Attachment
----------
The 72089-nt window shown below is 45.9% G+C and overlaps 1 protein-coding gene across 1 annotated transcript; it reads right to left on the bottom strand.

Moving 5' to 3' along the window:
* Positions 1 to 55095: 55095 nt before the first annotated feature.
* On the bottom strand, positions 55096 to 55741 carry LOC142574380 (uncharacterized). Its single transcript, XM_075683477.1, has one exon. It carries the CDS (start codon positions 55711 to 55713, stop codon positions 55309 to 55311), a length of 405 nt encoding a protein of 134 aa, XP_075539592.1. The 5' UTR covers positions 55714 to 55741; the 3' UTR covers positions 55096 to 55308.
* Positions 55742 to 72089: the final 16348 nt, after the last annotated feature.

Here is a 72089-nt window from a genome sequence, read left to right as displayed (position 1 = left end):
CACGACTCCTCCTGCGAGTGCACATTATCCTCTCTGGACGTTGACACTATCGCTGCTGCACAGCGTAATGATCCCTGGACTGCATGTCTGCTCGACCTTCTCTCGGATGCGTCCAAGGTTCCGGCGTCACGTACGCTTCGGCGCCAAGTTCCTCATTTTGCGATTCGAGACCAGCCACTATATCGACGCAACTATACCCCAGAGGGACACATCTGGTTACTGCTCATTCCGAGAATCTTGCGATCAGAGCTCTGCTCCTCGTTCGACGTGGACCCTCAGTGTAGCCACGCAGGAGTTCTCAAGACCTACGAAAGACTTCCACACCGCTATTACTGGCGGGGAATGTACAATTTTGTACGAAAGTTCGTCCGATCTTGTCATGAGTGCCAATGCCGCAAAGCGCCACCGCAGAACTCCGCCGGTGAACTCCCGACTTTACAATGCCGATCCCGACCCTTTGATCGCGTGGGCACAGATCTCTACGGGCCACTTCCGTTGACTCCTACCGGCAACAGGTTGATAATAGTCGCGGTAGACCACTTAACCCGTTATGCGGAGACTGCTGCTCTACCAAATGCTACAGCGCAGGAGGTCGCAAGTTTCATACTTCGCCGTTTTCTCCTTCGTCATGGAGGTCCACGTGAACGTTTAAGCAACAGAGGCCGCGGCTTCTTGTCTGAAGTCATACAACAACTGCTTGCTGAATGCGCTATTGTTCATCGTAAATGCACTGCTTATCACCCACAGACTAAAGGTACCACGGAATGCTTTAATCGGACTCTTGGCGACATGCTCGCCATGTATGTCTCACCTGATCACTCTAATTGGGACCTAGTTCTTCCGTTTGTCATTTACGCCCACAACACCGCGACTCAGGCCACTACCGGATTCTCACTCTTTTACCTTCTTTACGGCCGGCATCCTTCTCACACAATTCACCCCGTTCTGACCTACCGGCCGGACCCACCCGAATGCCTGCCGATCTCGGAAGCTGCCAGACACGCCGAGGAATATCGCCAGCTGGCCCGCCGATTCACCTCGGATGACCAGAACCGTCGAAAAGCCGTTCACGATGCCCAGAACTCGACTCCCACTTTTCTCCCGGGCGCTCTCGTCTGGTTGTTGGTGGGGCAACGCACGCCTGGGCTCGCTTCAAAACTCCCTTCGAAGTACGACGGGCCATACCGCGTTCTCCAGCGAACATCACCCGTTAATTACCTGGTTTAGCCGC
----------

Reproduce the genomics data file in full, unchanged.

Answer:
The 72089-nt window shown below is 45.9% G+C and overlaps 1 protein-coding gene across 1 annotated transcript; it reads right to left on the bottom strand.

Moving 5' to 3' along the window:
* Positions 1 to 55095: 55095 nt before the first annotated feature.
* On the bottom strand, positions 55096 to 55741 carry LOC142574380 (uncharacterized). Its single transcript, XM_075683477.1, has one exon. It carries the CDS (start codon positions 55711 to 55713, stop codon positions 55309 to 55311), a length of 405 nt encoding a protein of 134 aa, XP_075539592.1. The 5' UTR covers positions 55714 to 55741; the 3' UTR covers positions 55096 to 55308.
* Positions 55742 to 72089: the final 16348 nt, after the last annotated feature.

Here is a 72089-nt window from a genome sequence, read left to right as displayed (position 1 = left end):
CACGACTCCTCCTGCGAGTGCACATTATCCTCTCTGGACGTTGACACTATCGCTGCTGCACAGCGTAATGATCCCTGGACTGCATGTCTGCTCGACCTTCTCTCGGATGCGTCCAAGGTTCCGGCGTCACGTACGCTTCGGCGCCAAGTTCCTCATTTTGCGATTCGAGACCAGCCACTATATCGACGCAACTATACCCCAGAGGGACACATCTGGTTACTGCTCATTCCGAGAATCTTGCGATCAGAGCTCTGCTCCTCGTTCGACGTGGACCCTCAGTGTAGCCACGCAGGAGTTCTCAAGACCTACGAAAGACTTCCACACCGCTATTACTGGCGGGGAATGTACAATTTTGTACGAAAGTTCGTCCGATCTTGTCATGAGTGCCAATGCCGCAAAGCGCCACCGCAGAACTCCGCCGGTGAACTCCCGACTTTACAATGCCGATCCCGACCCTTTGATCGCGTGGGCACAGATCTCTACGGGCCACTTCCGTTGACTCCTACCGGCAACAGGTTGATAATAGTCGCGGTAGACCACTTAACCCGTTATGCGGAGACTGCTGCTCTACCAAATGCTACAGCGCAGGAGGTCGCAAGTTTCATACTTCGCCGTTTTCTCCTTCGTCATGGAGGTCCACGTGAACGTTTAAGCAACAGAGGCCGCGGCTTCTTGTCTGAAGTCATACAACAACTGCTTGCTGAATGCGCTATTGTTCATCGTAAATGCACTGCTTATCACCCACAGACTAAAGGTACCACGGAATGCTTTAATCGGACTCTTGGCGACATGCTCGCCATGTATGTCTCACCTGATCACTCTAATTGGGACCTAGTTCTTCCGTTTGTCATTTACGCCCACAACACCGCGACTCAGGCCACTACCGGATTCTCACTCTTTTACCTTCTTTACGGCCGGCATCCTTCTCACACAATTCACCCCGTTCTGACCTACCGGCCGGACCCACCCGAATGCCTGCCGATCTCGGAAGCTGCCAGACACGCCGAGGAATATCGCCAGCTGGCCCGCCGATTCACCTCGGATGACCAGAACCGTCGAAAAGCCGTTCACGATGCCCAGAACTCGACTCCCACTTTTCTCCCGGGCGCTCTCGTCTGGTTGTTGGTGGGGCAACGCACGCCTGGGCTCGCTTCAAAACTCCCTTCGAAGTACGACGGGCCATACCGCGTTCTCCAGCGAACATCACCCGTTAATTACCTGGTTTAGCCGC